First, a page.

Peter George Peterson
Learn more about Peter George Peterson
- This article is about the Pete Peterson who was a U.S. government official during the Nixon administration; there is also a Pete Peterson who was a former Florida Congressman and ambassador to Vietnam.
Peter George Peterson (born June 5, 1926) is an American businessman, investment banker, fiscal conservative, author, and politician whose most prominent political position was as United States Secretary of Commerce from February 29, 1972 to February 1, 1973. He is Chairman of the Council on Foreign Relations, and Senior Chairman of the private equity firm, the Blackstone Group.
Born Peterson received an undergraduate business degree from the Kellogg School at Northwestern University, graduating in 1947, summa cum laude. He joined Market Facts, a Chicago-based market research firm, in 1948<ref>Template:Cite web</ref>. In 1951, he received an MBA degree from the University of Chicago Graduate School of Business, before returning to Market facts as an executive vice president.
He joined advertising agency McCann Erickson in 1953, again in Chicago, where he served as a director. He was Chairman and CEO of Bell and Howell Corporation from 1963 to 1971 and has been a director of a number of other corporations.
In 1969, Peterson was invited by philanthropist John D. Rockefeller, CFR Chairman John J. McCloy, and former Treasury Secretary Douglas Dillon to chair a Commission on Foundations and Private Philanthropy, which became known as the Peterson Commission. Among its recommendations adopted by the government were that foundations be required annually to disburse a minimum proportion of their funds.
In 1971, Peter Peterson was named Assistant to the President for International Economic Affairs by U.S. President Richard Nixon. In 1972, he was named the Secretary of Commerce, a position he held for one year. At that time he also assumed the Chairmanship of President Nixon’s National Commission on Productivity and was appointed U.S. Chairman of the U.S.–Soviet Commercial Commission.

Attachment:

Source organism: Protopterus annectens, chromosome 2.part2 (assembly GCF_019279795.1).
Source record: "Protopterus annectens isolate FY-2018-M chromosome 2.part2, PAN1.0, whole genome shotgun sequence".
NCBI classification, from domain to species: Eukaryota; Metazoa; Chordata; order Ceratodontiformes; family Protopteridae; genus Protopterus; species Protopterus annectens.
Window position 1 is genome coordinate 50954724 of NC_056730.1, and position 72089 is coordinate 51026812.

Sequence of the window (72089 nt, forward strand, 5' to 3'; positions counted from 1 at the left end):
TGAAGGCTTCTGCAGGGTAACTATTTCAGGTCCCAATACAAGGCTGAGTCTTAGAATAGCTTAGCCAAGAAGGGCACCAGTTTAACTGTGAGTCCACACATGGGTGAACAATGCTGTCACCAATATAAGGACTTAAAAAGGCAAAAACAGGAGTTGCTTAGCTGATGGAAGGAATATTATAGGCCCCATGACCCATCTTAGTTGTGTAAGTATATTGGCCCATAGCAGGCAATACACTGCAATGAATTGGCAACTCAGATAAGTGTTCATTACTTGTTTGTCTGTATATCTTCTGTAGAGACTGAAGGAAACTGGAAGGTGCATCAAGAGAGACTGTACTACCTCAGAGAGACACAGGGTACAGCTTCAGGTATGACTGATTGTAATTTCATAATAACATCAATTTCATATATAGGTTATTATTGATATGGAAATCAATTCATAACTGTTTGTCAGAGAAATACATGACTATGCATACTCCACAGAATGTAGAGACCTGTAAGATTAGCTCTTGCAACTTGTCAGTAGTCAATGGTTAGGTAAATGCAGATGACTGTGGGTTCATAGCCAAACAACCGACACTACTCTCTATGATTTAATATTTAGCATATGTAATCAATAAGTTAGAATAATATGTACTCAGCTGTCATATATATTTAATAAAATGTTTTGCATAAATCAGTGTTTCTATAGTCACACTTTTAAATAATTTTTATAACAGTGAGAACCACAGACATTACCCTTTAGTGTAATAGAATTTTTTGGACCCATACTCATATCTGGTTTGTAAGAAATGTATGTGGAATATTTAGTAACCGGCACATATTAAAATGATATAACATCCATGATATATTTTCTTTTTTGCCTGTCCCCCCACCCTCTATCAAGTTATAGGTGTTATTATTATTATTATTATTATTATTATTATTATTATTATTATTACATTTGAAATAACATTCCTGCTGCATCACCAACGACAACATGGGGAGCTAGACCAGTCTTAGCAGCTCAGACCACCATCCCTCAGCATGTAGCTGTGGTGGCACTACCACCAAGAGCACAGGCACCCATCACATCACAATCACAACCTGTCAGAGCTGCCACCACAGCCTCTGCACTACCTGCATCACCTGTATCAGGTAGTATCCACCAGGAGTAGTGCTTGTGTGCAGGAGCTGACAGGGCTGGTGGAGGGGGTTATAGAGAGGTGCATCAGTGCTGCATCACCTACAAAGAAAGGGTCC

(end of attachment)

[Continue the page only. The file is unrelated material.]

Peterson was Chairman and CEO of Lehman Brothers (1973–1977) and Lehman Brothers, Kuhn, Loeb Inc. (1977–1984). In 1985, he co-founded the prominent private equity and investment management firm, the Blackstone Group, for which his current position is Senior Chairman.
In 1992 he was one of the co-founders of the Concord Coalition, a bipartisan citizens' group that advocates reduction of the federal budget deficit. Following record deficits under President George W. Bush, Peterson commented in 2004: "I remain a Republican, but the Republicans have become a far more theological, faith-directed party, not troubling with evidence."<ref>Template:Cite web</ref>
Peterson also serves as Co-Chair of The Conference Board Commission on Public Trust and Private Enterprises (Co-Chaired by John Snow).
Peterson is currently Chairman of the Council on Foreign Relations, commencing from 1985 when he took over from David Rockefeller. He also serves as Trustee of the Rockefeller family's Japan Society and the Museum of Modern Art, and was previously on the board of Rockefeller Center Properties, Inc..
He is founding Chairman of the Peterson Institute (formerly the Institute for International Economics), renamed in his honour in 2006, and a Trustee of the Committee for Economic Development. He was also Chairman of the Federal Reserve Bank of New York between 2000 and 2004.
 See also
 External links
- Biography from Blackstone Group
- The Concord Coalition biography
- Brandt 21 Forum biography
- A Crusader in Clover: Pete Peterson, Enemy of Social Security, Counts Journalists as Friends A 1997 profile from Fairness and Accuracy in Reporting.
- In a letter to Peter Peterson, Dean Baker criticizes Mr. Peterson's position on the solvency of the Social Security program.
- Conversation with a Conservative: Peter G. Peterson An October, 2004 article from Mother Jones
- Transcript: Bill Moyers Interviews Peter Peterson
- The Tri-Deficits: Why They Matter and What to Do About Them
|United States Secretary of Commerce|
February 29, 1972 – February 1, 1973
Frederick B. Dent
|United States Secretaries of Commerce||Image:US-DeptOfCommerce-Seal.png|
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